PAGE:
COACHES & CLUBS: Yuppers–we do team orders of “Conquer the Pool” which includes a team discount as well as complimentary branding (your club logo on the cover of the book) at no additional charge.

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5 years ago

Thanks for sharing! Great balance. Unfortunately I have been stopped in my tracks hearing parents tell their kids to “crush it” and “kill it” to their 5&6 year olds in their first experiences at neighborhood swim league this summer. My parents knew nothing about swimming. I knew that I had their support, but I never once felt pressured to swim. It was always my choice.

5 years ago

That is perfect!!! Thanks for sharing.

5 years ago

The best incentive for me was always my dad saying “if you win, I’ll buy you a new suit” or “if you go this time…etc”. Boy did he pay the price when he told my sister “if you get your junior national time in the 100 fly, I’ll get both you and your sister two new suits each”. He didn’t think she would do it. Oops!

But ya, saying just have fun was always the best advice in my eyes. It alleviated the pressure of knowing you had put in all those everlasting hours in the pool (with dryland). It gets inside your head like oh my god I have put in the time but will I perform?

Reply to  Kadee
5 years ago

This made me fondly recall my orthodontist father’s “incentive” promise to me at age 10, if I took three seconds off my 50 fly and break the record he would take my braces off!! Thinking of course there’d be no way I could lower my time that much – so when I beat it by 3.5 seconds and gleefully came to him, he admitted there was no way he could take off the braces yet!! Oops. I didn’t get them off for another year. LOL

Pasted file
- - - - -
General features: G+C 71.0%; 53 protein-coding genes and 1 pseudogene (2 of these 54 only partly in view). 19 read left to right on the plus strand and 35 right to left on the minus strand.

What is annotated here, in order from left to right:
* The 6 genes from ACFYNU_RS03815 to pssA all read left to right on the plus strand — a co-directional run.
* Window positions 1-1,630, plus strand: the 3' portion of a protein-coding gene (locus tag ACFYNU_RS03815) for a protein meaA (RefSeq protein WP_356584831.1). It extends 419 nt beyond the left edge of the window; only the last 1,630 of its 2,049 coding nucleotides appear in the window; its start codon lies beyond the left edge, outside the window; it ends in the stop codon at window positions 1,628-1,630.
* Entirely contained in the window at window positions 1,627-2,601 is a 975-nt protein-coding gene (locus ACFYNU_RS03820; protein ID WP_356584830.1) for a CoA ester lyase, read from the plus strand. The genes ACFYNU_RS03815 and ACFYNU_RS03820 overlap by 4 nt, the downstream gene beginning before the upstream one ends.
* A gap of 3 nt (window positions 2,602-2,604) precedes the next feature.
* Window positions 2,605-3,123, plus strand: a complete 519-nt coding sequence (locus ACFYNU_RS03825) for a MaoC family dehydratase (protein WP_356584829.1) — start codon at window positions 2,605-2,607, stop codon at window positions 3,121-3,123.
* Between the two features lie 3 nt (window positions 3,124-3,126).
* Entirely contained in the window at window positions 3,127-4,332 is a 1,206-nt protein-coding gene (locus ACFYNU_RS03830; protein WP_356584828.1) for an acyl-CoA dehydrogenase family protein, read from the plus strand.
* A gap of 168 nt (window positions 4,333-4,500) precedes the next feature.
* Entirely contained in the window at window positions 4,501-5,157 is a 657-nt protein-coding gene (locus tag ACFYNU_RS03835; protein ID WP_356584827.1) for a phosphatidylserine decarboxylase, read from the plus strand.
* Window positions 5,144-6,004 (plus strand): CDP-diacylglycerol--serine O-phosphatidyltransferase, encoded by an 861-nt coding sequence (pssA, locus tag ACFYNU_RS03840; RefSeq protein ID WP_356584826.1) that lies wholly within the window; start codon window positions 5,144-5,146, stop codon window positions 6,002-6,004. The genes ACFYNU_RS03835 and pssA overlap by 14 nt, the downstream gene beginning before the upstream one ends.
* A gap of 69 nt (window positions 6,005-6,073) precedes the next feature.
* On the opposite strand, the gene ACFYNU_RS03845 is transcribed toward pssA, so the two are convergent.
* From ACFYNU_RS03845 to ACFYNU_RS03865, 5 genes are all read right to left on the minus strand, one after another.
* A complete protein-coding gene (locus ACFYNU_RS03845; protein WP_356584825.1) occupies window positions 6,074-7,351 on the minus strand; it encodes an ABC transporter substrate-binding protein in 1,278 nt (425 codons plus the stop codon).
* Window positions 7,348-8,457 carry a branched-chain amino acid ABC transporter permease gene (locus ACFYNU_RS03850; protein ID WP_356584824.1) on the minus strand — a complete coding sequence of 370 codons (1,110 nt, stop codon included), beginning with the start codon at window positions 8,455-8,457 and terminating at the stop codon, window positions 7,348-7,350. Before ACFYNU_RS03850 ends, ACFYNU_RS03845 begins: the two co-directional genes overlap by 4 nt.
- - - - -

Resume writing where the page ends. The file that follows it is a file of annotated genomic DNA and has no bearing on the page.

5 years ago

We are on our 5th kid in competitive sports – first in swimming. She recently made her first senior national team. We were asked what advice we would give parents – we have been struggling to answer. Hope you are OK if we reuse it – this is the best we have heard .. it articulates so well what we have tried to instill in her (and her brothers and sisters) over the years.

5 years ago

Who’s the swimmer in the picture?

Reply to  mikhail05
5 years ago

I believe that is Brandon James.

Captain Ahab
Reply to  completelyconquered
2 years ago

He needs to take the earring out of his ear.

Bicycle Bill
5 years ago

My dad gave me the best advice ever when he told me, “even if you’re dead last, finish the race”.

5 years ago

Best advice I’ve heard is “If you ain’t first, you’re last.”

Reply to  mcgillrocks
5 years ago

Just so everyone knows this is a quote from a Will Ferrell movie. It’s not meant to be serious.

Reply to  Mcgillrocks
2 years ago

That don’t make no sense, there’s second, third, fourth, even fifth…

5 years ago

Best tech suit advice I’ve ever heard: If you can get the suit on, it is not too small.

Sean Sullivan
Reply to  Ferb
3 years ago

I’m sure Ricky Berens and Nathan Adrian thought the same thing.

About Olivier Poirier-Leroy

Olivier Poirier-Leroy

Olivier Poirier-Leroy has been involved in competitive swimming for most of his life. Starting off at the age of 6 he was thrown in the water at the local pool for swim lessons and since then has never wanted to get out. A nationally top ranked age grouper as both a …